Second, then, Arendt contrasts social mores with a morality of conscience. Here, my agreement with myself in thought – especially thought about my past actions – is decisive. There are things that, so long as I actually live in thinking dialogue with myself, it will be better for me that I do not do. At the same time, Arendt argues that thought dissolves conventional moral standards – morality as mores.

Morality concerns the individual in his singularity. The criterion of right or wrong, the answer to the question, what ought I to do? depends in the last analysis neither on habits and customs, which I share with those around me, nor on a command of either divine or human origin, but on what I decide with regard to myself.9
This is the sense of morality that Arendt has in mind when she says, ‘In the centre of moral considerations… stands the self.’ It is the morality which she finds in Socrates’ pronouncement, that it is better to suffer wrong than do wrong. On Arendt’s analysis, this morality provides no positive guidance, and is limited to a prohibition against involvement in evil-doing.10 As against the conformism of societies subjected to totalitarianism – and the conformism that was no less evident, once totalitarianism had gone11 – this account of morality is underlain by the experience of those who said, in the face of totalitarian evil: ‘this I cannot do.’
As Arendt recognises, this morality has two significant limitations. The first major criticism is that of irresponsibility, or a lack of concern with the world ‘from the viewpoint of the community or of the world we live in… [conscience’s “This I can’t do”] is irresponsible; its standard is the self and not the world, neither its improvement nor change.’12 The morality of conscience leads to non-participation rather than active resistance of evil. Such resistance is likely to involve one in doing evil oneself – just as many who resisted Hitler were also active in his regime. Suffering wrong rather than doing wrong can prevent personal, moral disaster: but it does not alter the fact that wrong has entered our common world. Second, because a morality of conscience necessarily refuses to take its bearing from standards shared with others, it is open to the equally grave charge of subjectivity.13 Arendt seems to say no more than that there will be some limits for the person of conscience14: at least – but perhaps also at most – a person will not participate in the limitless, extreme evils epitomised by totalitarianism. Conscience loses its air of political irresponsibility, its irrelevance to the world, only when the world is well on the way to being the worst it can be.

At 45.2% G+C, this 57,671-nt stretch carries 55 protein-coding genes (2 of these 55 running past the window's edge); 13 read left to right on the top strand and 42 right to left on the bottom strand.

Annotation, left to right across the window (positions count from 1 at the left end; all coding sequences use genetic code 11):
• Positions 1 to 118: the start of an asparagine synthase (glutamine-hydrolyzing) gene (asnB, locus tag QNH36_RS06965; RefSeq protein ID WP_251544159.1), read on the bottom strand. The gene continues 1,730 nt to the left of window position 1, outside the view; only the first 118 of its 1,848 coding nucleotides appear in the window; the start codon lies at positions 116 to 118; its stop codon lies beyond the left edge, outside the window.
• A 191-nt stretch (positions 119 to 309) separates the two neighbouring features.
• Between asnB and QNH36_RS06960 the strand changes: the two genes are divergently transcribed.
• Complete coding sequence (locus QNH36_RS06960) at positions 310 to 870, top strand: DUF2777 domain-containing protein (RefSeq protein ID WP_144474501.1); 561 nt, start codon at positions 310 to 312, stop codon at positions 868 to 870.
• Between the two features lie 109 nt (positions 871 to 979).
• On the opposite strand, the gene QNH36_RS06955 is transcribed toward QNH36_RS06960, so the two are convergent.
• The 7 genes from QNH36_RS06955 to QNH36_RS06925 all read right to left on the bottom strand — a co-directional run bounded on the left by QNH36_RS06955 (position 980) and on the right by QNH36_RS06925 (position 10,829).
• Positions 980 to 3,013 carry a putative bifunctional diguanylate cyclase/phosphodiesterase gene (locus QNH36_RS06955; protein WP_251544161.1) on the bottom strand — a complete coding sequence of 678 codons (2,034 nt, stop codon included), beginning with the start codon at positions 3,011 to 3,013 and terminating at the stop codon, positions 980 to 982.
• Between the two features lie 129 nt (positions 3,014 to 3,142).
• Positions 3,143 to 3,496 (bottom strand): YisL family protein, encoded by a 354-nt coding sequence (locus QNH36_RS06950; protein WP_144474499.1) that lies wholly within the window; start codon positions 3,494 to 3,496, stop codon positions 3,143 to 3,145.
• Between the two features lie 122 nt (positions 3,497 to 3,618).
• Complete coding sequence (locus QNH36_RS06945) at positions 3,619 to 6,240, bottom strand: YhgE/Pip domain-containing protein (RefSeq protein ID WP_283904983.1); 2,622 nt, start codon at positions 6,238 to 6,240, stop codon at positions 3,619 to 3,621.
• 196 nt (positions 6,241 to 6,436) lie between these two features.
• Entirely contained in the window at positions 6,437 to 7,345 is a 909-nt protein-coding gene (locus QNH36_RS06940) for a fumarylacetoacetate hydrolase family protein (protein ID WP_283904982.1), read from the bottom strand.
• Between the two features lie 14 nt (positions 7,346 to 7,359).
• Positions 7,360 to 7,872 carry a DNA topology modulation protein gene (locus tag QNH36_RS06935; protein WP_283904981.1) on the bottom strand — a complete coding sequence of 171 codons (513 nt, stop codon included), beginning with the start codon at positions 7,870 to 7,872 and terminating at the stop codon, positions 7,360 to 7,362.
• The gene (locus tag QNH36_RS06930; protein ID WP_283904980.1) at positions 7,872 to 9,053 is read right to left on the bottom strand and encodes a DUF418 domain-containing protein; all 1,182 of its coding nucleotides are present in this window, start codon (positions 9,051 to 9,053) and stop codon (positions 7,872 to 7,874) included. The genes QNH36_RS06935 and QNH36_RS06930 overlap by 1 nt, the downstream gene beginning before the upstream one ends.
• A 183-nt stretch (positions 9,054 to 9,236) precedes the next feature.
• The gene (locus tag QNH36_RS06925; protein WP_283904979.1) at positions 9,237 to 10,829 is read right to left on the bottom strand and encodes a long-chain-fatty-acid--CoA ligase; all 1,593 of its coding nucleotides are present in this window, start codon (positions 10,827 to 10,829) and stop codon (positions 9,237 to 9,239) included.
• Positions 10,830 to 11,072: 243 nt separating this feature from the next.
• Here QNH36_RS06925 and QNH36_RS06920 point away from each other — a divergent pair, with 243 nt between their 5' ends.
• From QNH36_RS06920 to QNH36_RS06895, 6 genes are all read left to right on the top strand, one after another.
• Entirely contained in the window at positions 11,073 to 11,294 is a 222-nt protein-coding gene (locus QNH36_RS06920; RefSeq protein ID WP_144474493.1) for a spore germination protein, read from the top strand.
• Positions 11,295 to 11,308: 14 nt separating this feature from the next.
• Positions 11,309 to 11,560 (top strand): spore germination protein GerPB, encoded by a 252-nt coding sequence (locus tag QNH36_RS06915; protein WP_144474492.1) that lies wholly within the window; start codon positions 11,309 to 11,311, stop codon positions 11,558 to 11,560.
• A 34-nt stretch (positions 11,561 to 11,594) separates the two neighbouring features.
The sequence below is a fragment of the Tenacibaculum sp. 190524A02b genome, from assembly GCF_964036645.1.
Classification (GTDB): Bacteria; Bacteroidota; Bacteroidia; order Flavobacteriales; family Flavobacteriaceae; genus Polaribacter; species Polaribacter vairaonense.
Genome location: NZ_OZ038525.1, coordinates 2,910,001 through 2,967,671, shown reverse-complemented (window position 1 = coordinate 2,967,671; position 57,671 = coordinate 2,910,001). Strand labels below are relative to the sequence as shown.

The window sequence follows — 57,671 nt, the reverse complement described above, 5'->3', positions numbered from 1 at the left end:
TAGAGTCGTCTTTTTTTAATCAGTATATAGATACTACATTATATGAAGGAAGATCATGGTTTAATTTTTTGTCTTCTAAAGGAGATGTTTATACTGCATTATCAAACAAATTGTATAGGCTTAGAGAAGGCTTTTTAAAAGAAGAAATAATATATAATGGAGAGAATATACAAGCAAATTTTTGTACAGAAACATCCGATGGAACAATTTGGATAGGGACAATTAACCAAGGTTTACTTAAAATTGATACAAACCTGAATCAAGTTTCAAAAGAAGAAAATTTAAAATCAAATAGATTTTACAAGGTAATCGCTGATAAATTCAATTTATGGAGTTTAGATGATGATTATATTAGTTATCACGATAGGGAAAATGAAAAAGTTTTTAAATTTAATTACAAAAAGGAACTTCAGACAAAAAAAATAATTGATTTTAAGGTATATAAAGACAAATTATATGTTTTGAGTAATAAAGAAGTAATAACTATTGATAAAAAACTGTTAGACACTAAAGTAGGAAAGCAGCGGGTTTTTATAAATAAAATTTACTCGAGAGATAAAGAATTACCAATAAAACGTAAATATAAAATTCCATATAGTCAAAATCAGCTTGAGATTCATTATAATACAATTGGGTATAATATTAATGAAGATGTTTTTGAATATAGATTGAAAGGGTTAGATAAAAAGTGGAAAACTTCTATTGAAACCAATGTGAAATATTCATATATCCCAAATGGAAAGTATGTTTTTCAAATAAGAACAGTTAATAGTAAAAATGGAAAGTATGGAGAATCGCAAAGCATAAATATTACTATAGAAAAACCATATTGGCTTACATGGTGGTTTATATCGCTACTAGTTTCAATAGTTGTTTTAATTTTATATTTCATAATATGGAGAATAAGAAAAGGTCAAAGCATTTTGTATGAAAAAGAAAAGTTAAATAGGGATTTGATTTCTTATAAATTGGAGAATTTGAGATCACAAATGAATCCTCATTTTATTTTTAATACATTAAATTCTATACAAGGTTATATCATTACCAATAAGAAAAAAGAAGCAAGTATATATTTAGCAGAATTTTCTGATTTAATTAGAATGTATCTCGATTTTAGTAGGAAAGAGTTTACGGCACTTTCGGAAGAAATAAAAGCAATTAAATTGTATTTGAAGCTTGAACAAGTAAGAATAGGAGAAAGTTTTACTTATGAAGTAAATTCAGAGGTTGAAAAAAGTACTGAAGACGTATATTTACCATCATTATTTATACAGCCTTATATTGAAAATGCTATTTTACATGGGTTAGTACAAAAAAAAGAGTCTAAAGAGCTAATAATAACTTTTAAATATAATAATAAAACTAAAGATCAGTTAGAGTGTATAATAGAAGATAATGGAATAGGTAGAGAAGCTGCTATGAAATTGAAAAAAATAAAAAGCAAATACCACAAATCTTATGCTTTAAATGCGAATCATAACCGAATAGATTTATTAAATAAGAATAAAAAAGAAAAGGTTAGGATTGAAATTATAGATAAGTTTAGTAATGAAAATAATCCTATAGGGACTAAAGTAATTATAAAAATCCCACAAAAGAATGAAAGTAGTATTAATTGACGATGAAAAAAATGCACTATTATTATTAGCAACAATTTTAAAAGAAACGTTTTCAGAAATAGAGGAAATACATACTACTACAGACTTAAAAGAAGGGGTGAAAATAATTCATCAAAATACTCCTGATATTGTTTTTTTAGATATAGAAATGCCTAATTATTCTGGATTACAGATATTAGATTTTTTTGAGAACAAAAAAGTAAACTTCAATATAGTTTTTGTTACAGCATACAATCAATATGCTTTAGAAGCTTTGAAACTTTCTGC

We find a third sense of morality in The Human Condition. This is Arendt’s political morality of promising and forgiveness, a morality that answers to the ‘boundlessness’ inherent in action – the inevitability of transgression, the unpredictability of action, and the unreliability of men. Like Arendt’s morality of conscience, it is a minimal morality. However, this morality concerns our actions and transgressions amongst others: it is a morality of the world rather the self.

[Morality has] at least politically, no more to support itself than the good will to counter the enormous risks of action by readiness to forgive and to be forgiven, to make promises and to keep them. … [These precepts] arise… directly out of the will to live together with others in the mode of acting and speaking, and thus they are like control mechanisms built into the very faculty to start new and unending processes.15

The risks of action force the actor to accept her non-sovereignty: she is bound up with others, and is bound to act against some even as she acts for others, suffering all sorts of responses and consequences that she did not intend or anticipate. Nonetheless, we can limit these risks in two crucial ways: The actor may make promises to others, thereby committing himself to be the same person tomorrow as he was yesterday. And others can forgive the actor, and so release him from the consequences of his deeds. Like promising, forgiveness is structurally bound to the continuity of agency: Arendt stresses the necessity of repentance, the demand that the actor recognise who he was yesterday, in order that he should not be identified wholly on those terms tomorrow.